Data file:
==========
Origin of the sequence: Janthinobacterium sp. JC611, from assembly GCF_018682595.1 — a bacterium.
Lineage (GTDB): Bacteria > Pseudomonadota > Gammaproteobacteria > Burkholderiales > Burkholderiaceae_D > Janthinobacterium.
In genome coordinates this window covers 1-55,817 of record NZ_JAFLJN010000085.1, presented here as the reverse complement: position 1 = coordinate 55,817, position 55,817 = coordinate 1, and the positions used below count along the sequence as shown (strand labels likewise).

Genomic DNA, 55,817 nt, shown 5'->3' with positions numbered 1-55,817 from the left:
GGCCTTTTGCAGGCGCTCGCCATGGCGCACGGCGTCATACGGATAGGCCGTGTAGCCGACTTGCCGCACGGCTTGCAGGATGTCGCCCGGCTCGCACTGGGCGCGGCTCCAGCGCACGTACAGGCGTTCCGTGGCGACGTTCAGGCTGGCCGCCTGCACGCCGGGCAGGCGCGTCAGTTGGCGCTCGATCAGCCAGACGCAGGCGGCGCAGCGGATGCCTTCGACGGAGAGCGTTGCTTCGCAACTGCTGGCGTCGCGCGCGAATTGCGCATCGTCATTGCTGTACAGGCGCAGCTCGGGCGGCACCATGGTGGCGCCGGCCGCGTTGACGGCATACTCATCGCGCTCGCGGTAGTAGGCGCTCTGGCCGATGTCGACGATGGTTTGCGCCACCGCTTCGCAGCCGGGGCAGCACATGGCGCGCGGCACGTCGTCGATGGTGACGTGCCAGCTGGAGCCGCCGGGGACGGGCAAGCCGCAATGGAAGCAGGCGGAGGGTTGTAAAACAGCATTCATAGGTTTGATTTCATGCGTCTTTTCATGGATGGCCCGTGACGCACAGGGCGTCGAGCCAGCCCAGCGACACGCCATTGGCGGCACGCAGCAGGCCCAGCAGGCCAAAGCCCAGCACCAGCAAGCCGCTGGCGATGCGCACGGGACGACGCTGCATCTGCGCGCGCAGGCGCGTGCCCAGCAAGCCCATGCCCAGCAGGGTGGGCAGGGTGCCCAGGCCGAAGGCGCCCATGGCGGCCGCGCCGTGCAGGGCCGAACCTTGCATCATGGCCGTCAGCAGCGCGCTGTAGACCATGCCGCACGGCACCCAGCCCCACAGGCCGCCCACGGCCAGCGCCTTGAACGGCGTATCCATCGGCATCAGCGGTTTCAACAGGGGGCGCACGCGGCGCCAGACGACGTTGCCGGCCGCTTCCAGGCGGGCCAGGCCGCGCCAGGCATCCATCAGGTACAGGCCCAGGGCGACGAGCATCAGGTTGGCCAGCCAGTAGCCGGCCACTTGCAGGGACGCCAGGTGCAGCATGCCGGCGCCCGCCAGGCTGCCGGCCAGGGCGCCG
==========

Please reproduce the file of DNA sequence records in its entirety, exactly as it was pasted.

Origin of the sequence: Janthinobacterium sp. JC611, from assembly GCF_018682595.1 — a bacterium.
Lineage (GTDB): Bacteria > Pseudomonadota > Gammaproteobacteria > Burkholderiales > Burkholderiaceae_D > Janthinobacterium.
In genome coordinates this window covers 1-55,817 of record NZ_JAFLJN010000085.1, presented here as the reverse complement: position 1 = coordinate 55,817, position 55,817 = coordinate 1, and the positions used below count along the sequence as shown (strand labels likewise).

Genomic DNA, 55,817 nt, shown 5'->3' with positions numbered 1-55,817 from the left:
GGCCTTTTGCAGGCGCTCGCCATGGCGCACGGCGTCATACGGATAGGCCGTGTAGCCGACTTGCCGCACGGCTTGCAGGATGTCGCCCGGCTCGCACTGGGCGCGGCTCCAGCGCACGTACAGGCGTTCCGTGGCGACGTTCAGGCTGGCCGCCTGCACGCCGGGCAGGCGCGTCAGTTGGCGCTCGATCAGCCAGACGCAGGCGGCGCAGCGGATGCCTTCGACGGAGAGCGTTGCTTCGCAACTGCTGGCGTCGCGCGCGAATTGCGCATCGTCATTGCTGTACAGGCGCAGCTCGGGCGGCACCATGGTGGCGCCGGCCGCGTTGACGGCATACTCATCGCGCTCGCGGTAGTAGGCGCTCTGGCCGATGTCGACGATGGTTTGCGCCACCGCTTCGCAGCCGGGGCAGCACATGGCGCGCGGCACGTCGTCGATGGTGACGTGCCAGCTGGAGCCGCCGGGGACGGGCAAGCCGCAATGGAAGCAGGCGGAGGGTTGTAAAACAGCATTCATAGGTTTGATTTCATGCGTCTTTTCATGGATGGCCCGTGACGCACAGGGCGTCGAGCCAGCCCAGCGACACGCCATTGGCGGCACGCAGCAGGCCCAGCAGGCCAAAGCCCAGCACCAGCAAGCCGCTGGCGATGCGCACGGGACGACGCTGCATCTGCGCGCGCAGGCGCGTGCCCAGCAAGCCCATGCCCAGCAGGGTGGGCAGGGTGCCCAGGCCGAAGGCGCCCATGGCGGCCGCGCCGTGCAGGGCCGAACCTTGCATCATGGCCGTCAGCAGCGCGCTGTAGACCATGCCGCACGGCACCCAGCCCCACAGGCCGCCCACGGCCAGCGCCTTGAACGGCGTATCCATCGGCATCAGCGGTTTCAACAGGGGGCGCACGCGGCGCCAGACGACGTTGCCGGCCGCTTCCAGGCGGGCCAGGCCGCGCCAGGCATCCATCAGGTACAGGCCCAGGGCGACGAGCATCAGGTTGGCCAGCCAGTAGCCGGCCACTTGCAGGGACGCCAGGTGCAGCATGCCGGCGCCCGCCAGGCTGCCGGCCAGGGCGCCG